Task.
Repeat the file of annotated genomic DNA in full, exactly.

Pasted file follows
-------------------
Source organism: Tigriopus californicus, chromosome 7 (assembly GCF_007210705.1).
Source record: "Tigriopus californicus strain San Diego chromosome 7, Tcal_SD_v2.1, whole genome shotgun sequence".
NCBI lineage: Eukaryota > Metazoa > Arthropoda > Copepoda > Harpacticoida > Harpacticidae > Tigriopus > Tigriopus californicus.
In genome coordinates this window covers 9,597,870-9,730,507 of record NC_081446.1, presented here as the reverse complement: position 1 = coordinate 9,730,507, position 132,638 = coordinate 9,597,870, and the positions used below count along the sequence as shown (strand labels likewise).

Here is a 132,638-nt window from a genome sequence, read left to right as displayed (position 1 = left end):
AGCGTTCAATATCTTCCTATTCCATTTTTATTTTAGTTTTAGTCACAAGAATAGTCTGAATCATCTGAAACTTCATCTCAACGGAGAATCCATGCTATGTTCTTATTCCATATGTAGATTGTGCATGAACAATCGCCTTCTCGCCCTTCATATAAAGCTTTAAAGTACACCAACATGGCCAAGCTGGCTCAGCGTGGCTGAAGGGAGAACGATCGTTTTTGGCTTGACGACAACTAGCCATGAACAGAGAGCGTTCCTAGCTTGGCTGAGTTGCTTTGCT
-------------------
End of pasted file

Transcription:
Source organism: Tigriopus californicus, chromosome 7 (assembly GCF_007210705.1).
Source record: "Tigriopus californicus strain San Diego chromosome 7, Tcal_SD_v2.1, whole genome shotgun sequence".
NCBI lineage: Eukaryota > Metazoa > Arthropoda > Copepoda > Harpacticoida > Harpacticidae > Tigriopus > Tigriopus californicus.
In genome coordinates this window covers 9,597,870-9,730,507 of record NC_081446.1, presented here as the reverse complement: position 1 = coordinate 9,730,507, position 132,638 = coordinate 9,597,870, and the positions used below count along the sequence as shown (strand labels likewise).

Here is a 132,638-nt window from a genome sequence, read left to right as displayed (position 1 = left end):
AGCGTTCAATATCTTCCTATTCCATTTTTATTTTAGTTTTAGTCACAAGAATAGTCTGAATCATCTGAAACTTCATCTCAACGGAGAATCCATGCTATGTTCTTATTCCATATGTAGATTGTGCATGAACAATCGCCTTCTCGCCCTTCATATAAAGCTTTAAAGTACACCAACATGGCCAAGCTGGCTCAGCGTGGCTGAAGGGAGAACGATCGTTTTTGGCTTGACGACAACTAGCCATGAACAGAGAGCGTTCCTAGCTTGGCTGAGTTGCTTTGCT